Bluesfest reminded us all that this was a music festival designed to include all genres and all ages.
As the day two wore on the selection of attire began to change. The younger festival look of lacy flowing hippy chic gear was being brightened up by plastic laes, large parrots, and Hawaiian shirts. Jimmy Buffet was making his presence felt as the time for his only Australian show neared.
The man has created an alternate world for getting away, drinking, living your dreams and believing anything is possible – after the heartbreak of course. The tent was packed, the Hawaiian shirts and parrots bobbed at he barrier through the show.
Micheal Chugg was even seen sporting a Jimmy Buffet shirt and was acknowledged as the person responsible for bringing Jimmy Buffet to Bluesfest. On stage as he sang his way through his back catalogue, an impressive one at that, the memories of 1970’s radio returned to my mind. The concert drew a huge crowd but there was still room for other artists to keep the other festival goers entertained.
It was evident that Jimmy Buffet was living the life. He beamed and seemed to see a funny side to playing his songs as he sported a pair of 70’s shorts and thongs. Probably his most engaging feature was a youthful, cheeky smile through the entire set. He was genuinely enjoying his one and only Australian show.
Bluesfest is also a place for new talent to begin to create their own ‘Margaritavilles’ The Buskers Stage is one avenue for new artists and this year in a more prominent manner Byron Music is hosting jamming sessions next to the food hall. The patrons seemed to enjoy the emerging talent giving it a go as they cued for food.
At the centre of the food hall Busking Competition artists are booked in for sessions and a chance to make some money after the competition.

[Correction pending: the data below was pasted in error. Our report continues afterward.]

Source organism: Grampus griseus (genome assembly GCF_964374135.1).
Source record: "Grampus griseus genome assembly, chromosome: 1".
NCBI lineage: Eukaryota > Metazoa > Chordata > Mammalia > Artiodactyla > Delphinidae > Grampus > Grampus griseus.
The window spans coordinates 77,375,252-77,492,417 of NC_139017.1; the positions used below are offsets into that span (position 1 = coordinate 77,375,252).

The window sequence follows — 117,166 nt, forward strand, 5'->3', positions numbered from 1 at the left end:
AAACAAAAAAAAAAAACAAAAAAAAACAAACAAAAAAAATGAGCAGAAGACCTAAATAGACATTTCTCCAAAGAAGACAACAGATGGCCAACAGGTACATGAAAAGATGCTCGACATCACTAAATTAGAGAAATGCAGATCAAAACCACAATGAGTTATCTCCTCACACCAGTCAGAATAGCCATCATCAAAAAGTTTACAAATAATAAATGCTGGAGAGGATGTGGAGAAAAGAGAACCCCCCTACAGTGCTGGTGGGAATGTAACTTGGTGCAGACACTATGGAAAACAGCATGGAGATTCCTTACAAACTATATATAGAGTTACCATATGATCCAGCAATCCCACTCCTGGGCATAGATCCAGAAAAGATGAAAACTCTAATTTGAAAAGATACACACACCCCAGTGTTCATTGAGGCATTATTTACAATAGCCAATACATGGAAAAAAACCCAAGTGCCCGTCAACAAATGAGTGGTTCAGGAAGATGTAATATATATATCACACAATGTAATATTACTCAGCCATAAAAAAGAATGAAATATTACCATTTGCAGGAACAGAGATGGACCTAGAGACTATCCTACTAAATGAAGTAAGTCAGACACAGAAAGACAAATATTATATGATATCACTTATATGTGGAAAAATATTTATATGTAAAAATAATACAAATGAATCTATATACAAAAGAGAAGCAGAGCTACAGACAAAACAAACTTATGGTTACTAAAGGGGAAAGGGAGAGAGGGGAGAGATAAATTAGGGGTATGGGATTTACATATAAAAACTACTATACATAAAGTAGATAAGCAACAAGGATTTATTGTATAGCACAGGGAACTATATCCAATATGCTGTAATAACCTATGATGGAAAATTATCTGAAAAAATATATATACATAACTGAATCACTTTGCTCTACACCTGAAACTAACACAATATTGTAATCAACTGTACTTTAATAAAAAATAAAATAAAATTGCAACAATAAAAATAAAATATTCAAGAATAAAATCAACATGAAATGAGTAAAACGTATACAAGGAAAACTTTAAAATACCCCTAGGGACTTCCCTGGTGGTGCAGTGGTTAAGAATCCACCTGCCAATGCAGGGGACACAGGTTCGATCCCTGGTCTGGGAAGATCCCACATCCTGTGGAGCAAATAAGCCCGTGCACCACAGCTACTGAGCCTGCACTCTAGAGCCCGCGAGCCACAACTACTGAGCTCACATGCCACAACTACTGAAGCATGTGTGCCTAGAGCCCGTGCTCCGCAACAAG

Around the corner the ABC stage draws a crowd as The Round Mountain Girls and The California Honeydrops play a few songs and give people an insight into their story and how they got here.
Living the dream, following the dream and making it happen is always a big part of Bluesfest, We have spoken to a few artists over the years that have dreamt of coming to Bluesfest and are now there and becoming festival finds and favourites.
This year Devon Allman has become a ‘find’. Everywhere you go the comments are all about his amazing guitar skills and less about his ancestry. The California Honeydrops aimed to get to Bluesfest after last years Mullum Music Festival and commented it is one of the best festivals in the world – big enough and very friendly.
The Suffers, from Texas, echoed the sentiment by telling their story about being finance brokers, NASA scientists and teachers who gave it up for the dream and arrived at Byron Bay. The crowd was clearly pleased that they did.
Bluesfest is the place for dreams to come true and for people who are living the dream to show others how they did it, so as Bluesfest comes to a close for another year, good night and sweet dreams.